US architectural illustrators honour Miyuki

Futuristic architectural design for a Gold Coast bridge
The winning image from Miyuki Suzuki's 'green bridge' design concept, entitled gatheRING

Plaudits continue to come the way of final year Griffith University Architecture student Miyuki Suzuki.

An image arising from Miyuki’s already award-winning gatheRING, a “green bridge” design concept for the City of Gold Coast, has received the Student Award of Distinction from the American Society of Architectural Illustrators (ASAI).

The selected image will now be published in ASAI’s annual Architecture in Perspective catalogue and may be included in a travelling exhibition linked to the catalogue.

Architecture in Perspective is regarded as the pre‐eminent exhibition of architectural illustration in the world and Miyuki’s image is one of 15 selected from a field of 125 international student entries. It is also one of 87 images chosen from an overall field of 506 professional, observational and student entries.

Final year architecture student, Miyuki Suzuki
Final year architecture student, Miyuki Suzuki

“This is such a great honour that reflects the support I have received during my studies at Griffith University and it serves as another incentive to continue my journey towards a career as an architect,” says Miyuki.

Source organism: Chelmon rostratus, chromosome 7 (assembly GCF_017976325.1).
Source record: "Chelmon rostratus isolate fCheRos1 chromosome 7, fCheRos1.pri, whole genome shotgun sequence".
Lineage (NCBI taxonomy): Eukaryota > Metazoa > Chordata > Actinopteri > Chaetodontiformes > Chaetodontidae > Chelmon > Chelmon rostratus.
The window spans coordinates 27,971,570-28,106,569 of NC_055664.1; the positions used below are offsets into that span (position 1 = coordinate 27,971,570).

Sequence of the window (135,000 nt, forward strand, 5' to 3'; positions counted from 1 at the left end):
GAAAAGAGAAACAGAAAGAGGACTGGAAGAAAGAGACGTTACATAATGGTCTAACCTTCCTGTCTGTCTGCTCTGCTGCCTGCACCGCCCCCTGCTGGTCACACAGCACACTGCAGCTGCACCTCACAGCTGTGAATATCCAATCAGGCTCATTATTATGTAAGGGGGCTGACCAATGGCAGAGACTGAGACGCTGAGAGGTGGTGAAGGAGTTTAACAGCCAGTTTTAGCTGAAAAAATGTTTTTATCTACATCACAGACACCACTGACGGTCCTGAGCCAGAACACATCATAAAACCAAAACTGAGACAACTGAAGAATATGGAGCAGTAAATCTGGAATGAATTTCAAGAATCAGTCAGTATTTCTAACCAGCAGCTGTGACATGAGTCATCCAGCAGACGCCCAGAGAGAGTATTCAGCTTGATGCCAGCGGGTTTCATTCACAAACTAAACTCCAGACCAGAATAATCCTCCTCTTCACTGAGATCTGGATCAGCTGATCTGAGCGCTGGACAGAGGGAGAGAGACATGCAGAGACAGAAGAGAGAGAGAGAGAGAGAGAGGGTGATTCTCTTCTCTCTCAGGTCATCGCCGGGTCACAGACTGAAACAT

gatheRING imagines a bridge between Chevron Island and the proposed Gold Coast Cultural Precinct at Evandale. Its standout features include a striking use of Corten Steel latticework and an arch that, when reflected in the water below, gives the appearance of a ring.

After gatheRING won the 2014 French Embassy Award — conducted through Griffith University and City of Gold Coast — Miyuki travelled to France and spent two weeks working alongside Masters students at the renowned Institut National des Sciences Appliquees de Strasbourg.

“It was such a rich and intense experience,” she says. “The Strasbourg students were doing their final year projects and I was able to help them and learn from them.

“I saw different approaches to design, as well as emerging trends and ideas, and this is already having a big influence on my own work.

“The ASAI distinction is an extension of that and has given me more confidence to keep improving and diversifying my skills while in my final year at Griffith and then beyond.”